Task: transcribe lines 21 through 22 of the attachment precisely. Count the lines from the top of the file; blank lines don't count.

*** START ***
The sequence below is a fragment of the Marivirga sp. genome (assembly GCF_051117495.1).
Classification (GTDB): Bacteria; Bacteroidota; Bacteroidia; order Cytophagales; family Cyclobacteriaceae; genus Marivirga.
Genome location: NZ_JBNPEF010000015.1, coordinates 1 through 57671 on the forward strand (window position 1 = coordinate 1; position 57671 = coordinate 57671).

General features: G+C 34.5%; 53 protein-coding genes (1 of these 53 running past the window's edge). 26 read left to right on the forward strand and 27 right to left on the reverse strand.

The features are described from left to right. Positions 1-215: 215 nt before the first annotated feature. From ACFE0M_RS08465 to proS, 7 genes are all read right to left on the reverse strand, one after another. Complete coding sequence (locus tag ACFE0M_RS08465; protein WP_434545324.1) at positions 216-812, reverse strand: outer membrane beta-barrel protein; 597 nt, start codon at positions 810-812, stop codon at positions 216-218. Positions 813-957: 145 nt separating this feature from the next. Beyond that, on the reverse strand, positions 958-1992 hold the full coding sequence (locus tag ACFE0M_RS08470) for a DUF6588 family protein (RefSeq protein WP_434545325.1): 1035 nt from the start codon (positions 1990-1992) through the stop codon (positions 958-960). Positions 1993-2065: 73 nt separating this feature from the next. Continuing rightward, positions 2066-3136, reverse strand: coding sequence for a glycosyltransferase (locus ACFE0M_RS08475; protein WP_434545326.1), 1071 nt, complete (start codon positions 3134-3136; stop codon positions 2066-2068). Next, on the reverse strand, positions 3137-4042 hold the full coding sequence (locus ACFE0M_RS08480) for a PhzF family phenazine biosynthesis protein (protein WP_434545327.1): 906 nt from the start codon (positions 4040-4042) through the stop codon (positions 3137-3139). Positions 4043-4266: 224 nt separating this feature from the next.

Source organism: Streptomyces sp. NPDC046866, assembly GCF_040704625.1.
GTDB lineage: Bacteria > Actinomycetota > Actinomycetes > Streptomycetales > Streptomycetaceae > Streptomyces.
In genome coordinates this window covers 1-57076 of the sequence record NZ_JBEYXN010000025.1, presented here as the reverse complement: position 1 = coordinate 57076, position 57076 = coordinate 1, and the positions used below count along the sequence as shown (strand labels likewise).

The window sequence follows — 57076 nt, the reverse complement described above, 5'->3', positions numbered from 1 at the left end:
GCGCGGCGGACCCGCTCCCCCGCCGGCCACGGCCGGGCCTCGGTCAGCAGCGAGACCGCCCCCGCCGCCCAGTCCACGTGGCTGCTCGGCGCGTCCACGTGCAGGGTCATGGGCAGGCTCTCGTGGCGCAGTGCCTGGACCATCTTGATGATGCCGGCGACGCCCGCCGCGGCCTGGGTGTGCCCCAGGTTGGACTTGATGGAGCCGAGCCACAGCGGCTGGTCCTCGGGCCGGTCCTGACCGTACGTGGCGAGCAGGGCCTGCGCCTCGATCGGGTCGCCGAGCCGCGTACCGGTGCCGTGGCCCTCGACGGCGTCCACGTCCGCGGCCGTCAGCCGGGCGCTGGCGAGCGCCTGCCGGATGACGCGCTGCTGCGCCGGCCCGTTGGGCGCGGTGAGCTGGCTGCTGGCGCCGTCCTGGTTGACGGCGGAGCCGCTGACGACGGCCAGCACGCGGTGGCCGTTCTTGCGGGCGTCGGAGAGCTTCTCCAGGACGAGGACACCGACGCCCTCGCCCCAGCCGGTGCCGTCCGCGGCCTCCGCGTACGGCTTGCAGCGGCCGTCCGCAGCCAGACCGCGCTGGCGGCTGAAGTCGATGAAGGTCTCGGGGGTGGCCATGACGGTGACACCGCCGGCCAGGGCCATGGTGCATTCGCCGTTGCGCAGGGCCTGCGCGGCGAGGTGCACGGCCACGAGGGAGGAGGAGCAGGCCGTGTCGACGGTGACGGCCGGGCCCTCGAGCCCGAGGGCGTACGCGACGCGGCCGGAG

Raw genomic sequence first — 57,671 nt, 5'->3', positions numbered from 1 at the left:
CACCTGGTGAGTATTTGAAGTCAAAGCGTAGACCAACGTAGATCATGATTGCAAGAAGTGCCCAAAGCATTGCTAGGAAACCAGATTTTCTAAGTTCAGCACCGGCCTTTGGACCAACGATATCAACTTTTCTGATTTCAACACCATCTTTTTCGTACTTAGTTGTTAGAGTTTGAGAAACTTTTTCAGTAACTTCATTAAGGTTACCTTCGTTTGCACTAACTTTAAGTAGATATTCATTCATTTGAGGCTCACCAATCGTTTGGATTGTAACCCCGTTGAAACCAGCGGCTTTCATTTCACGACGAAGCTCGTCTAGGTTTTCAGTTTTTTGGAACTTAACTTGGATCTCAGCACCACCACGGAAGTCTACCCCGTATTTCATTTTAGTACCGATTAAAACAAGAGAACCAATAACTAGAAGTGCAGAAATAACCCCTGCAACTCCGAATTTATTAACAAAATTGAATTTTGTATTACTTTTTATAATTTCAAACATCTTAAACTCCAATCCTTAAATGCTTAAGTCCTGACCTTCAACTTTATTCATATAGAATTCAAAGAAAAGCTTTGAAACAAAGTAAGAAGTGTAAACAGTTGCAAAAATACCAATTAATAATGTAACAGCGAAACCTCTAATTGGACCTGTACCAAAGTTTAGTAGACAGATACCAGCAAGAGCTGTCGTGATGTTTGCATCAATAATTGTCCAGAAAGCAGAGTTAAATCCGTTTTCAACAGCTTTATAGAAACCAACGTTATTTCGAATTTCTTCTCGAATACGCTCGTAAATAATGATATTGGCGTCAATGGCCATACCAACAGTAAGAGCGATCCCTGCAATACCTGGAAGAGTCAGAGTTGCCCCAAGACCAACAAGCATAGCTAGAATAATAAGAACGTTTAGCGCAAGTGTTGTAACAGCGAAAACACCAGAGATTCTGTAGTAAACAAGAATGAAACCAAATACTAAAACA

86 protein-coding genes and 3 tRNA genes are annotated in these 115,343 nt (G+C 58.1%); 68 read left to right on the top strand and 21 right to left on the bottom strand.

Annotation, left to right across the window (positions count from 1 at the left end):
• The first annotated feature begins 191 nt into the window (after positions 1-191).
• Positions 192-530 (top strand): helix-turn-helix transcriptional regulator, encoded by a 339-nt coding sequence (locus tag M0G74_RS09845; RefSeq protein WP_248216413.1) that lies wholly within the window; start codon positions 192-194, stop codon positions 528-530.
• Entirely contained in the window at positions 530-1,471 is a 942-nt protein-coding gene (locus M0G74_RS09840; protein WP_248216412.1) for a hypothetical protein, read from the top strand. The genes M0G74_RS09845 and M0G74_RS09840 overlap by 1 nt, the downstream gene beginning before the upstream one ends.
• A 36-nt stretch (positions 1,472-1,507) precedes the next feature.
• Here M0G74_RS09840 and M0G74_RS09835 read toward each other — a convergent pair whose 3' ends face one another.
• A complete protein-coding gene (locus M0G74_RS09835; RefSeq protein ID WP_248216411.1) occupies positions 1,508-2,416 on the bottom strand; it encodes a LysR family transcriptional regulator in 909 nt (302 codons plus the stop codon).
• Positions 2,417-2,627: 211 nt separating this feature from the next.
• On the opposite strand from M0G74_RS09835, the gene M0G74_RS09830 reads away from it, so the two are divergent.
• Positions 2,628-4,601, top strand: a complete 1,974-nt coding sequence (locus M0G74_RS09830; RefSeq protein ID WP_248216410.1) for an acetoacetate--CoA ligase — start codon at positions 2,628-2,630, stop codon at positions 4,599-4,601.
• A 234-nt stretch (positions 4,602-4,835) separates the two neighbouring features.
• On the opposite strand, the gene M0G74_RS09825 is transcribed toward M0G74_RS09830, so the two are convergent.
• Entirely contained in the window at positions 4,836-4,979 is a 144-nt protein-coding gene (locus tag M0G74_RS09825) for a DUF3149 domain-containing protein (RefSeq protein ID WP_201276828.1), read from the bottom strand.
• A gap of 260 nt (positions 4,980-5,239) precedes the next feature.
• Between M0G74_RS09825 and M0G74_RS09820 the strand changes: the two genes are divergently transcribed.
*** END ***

• Positions 2,417-2,627: 211 nt separating this feature from the next.
• On the opposite strand from M0G74_RS09835, the gene M0G74_RS09830 reads away from it, so the two are divergent.